After carefully, slowly, and even skeptically, moving forward, i have come to trust him and his abilities deeply. The one big factor common in all of these Dharamshala folks is the pursuit of goals which are non-monetary and emanate from a state of an inspired mind. These people can live pretty frugally, are very down to earth and i feel, also have faith in people intuitively – qualities that i feel pride in myself for possessing and living by. This made working and negotiating with them a comfortable process.

So we have a Srijan Dharamshala happening. And with it a dream of Srijan fulfilling.

What is easy in this process is that, it is the head of this setup, who calls building a large IT company, “an unfinished business” for him. He brings on the values and the organisational work culture, which are not much different than mine. Additionally, and perhaps more importantly, he has clear ideas about how software needs to be written, and is a trained Quality professional.

All this makes my job rather easy – and something i can do well. Market! Market him, the team, the values and culture through writing and all through the social and digitally connected world that we live in. Using the Srijan brand built over years of toil and hard work, to bring in business, makes this a much attainable and likable task for me.

Aligning goals of the individual with the goals of the collective

The vision is someone else’s, the support of that vision is mine. And in all of the models that i have laid out above – Semco, Indian Ocean, ThoughtWorks – are driven by aligning the goals of the individual with the goals of the “collective”.

So this really seems to be my calling. And i would not care if i were doing technology business, or setting up Solar plants, or building a responsible rural tourism company (something else that so, so, damn motivates me).

Reality of paying bills

However, amidst all this idealism financial constraints take over. The home has to run and bills paid. Over the last years at Srijan, i’ve not saved anything, other than funding 40% of the house to own it (rest my father paid). My wife earns more than me – and while this is not a problem at all to me (i’m actually proud of this, and like to state this to sexist/chauvisnistic male discourse in my extended family to shock them out of their wits), it is clear that i have to depend upon her to dig into her reserves in case of a family emergency – which so far by God’s Grace has not happened. I would also like to pay back my parents and atleast contribute to their finances. I continue to do such things in small ways, and get more appreciation than i deserve, yet i’d like to do “atleast enough”. What i do to payback is so small and insignificant, and often erratic, that it is clearly not satisfying.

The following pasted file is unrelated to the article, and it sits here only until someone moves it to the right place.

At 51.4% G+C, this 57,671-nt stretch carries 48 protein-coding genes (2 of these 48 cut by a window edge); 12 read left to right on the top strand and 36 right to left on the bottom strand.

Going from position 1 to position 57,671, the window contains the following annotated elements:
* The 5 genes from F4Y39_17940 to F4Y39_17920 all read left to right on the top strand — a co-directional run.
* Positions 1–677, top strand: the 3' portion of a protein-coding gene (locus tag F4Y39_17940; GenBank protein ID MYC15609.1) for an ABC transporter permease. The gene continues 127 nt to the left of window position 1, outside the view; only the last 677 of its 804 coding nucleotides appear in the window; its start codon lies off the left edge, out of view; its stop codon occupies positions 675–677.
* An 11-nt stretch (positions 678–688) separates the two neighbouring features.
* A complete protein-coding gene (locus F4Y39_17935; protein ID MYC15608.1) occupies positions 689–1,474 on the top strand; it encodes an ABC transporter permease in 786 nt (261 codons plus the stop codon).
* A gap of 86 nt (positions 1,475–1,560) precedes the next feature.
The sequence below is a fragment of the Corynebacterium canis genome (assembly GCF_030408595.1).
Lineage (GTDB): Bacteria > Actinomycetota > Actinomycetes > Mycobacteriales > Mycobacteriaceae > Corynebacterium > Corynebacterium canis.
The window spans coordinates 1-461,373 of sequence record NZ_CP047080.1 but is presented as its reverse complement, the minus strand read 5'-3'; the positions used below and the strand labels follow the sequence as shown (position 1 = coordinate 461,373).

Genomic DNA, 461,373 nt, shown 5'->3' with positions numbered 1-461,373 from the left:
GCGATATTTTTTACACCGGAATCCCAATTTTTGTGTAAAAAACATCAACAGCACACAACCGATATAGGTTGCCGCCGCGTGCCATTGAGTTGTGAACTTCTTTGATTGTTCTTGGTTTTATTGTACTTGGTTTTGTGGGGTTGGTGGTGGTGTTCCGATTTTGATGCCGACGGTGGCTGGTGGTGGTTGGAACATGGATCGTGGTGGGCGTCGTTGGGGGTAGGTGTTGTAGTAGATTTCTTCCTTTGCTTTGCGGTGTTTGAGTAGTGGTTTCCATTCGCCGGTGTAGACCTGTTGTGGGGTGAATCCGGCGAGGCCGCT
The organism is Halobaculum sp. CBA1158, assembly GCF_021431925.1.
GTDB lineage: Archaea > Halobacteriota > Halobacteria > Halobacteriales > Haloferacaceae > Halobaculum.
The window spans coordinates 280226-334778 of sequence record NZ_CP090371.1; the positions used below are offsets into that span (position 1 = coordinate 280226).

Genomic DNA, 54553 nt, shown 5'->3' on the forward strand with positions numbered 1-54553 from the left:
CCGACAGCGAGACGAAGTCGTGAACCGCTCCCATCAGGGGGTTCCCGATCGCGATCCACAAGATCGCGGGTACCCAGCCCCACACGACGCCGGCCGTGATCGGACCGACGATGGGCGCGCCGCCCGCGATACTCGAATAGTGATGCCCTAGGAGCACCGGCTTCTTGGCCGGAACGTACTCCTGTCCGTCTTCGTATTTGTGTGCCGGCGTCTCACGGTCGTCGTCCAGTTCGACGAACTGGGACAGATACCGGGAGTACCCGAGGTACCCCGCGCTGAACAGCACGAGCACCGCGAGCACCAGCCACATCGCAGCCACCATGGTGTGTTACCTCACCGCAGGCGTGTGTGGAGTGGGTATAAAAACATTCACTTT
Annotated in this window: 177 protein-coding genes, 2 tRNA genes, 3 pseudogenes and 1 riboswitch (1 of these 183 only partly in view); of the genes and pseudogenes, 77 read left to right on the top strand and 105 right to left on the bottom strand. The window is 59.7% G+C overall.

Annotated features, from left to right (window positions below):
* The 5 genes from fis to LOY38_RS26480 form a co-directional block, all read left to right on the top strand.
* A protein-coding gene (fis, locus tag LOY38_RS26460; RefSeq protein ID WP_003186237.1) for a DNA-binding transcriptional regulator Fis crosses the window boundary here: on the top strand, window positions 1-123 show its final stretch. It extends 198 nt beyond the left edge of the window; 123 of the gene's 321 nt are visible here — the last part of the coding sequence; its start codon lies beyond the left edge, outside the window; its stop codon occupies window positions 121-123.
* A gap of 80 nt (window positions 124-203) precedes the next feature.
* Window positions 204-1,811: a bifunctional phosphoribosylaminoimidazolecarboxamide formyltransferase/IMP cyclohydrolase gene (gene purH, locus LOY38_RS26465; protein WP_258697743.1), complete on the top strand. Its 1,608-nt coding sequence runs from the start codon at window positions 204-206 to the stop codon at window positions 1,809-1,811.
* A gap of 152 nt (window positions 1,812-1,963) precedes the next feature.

Clearly, Srijan has not done well, and the road in the larger roadmap – to my own mind – is unclear. We are clear about being recognized as the #1 Drupal company in India by end of 2011. We have metrics to measure ourselves for being #1.


Acquisition of Srijan is an option we have toyed with, and stated and shared with our people. Recently, we’ve got an offer. The person is a “financial buyer” (a term i recently learnt) and has bought a competitor, and would liked to buy us to consolidate his growth story to his shareholders at the BSE. I think that they payout to us would be really scarce because of the poor past finances. Besides, this is really not the kind of investment we require. We need a “strategic investor” who can help us solve our day-to-day problems of finding the next business. We’re competent of delivering really large scale projects in Drupal. We’re a set of highly motivated and talented and self-expressed people. We need good sales – while not lowering our brand value and dignity to “cheap Indian code-writing mercenaries”. We’re underdogs, but we try that much harder. Yes, often i have felt that the current societal environment does not value these.

What feels scary in an acquisition is that all the values that i have lived for and cultivated in people at Srijan – our own ethos – which is often difficult to state in words – but is “felt” constantly by most of us, may get thrown out of the window. The culture and leadership that we admire comes out from a very few companies in India – ThoughtWorks (Pune to be particular), and perhaps MindTree (primarily because of what Subroto Bagchi shares through his talks and writings). Infosys, yes sounds really nice, but is too far in the horizon for me to be able to form a judgement about – like some version of god who is not an equal to you. Being a ThoughtWorks or a MindTree (once again i feel from the brief interactions with its people, and through the writings of Subroto Bagchi) are honestly within our reach. I feel we can be like them; they are inspiring because they have managed growth without losing their soul. ThoughtWorks actually retains and cultivates the soul like i have not experienced. It is an ideal anyone our size and ideals, would like to emulate. And be acquired by. 🙂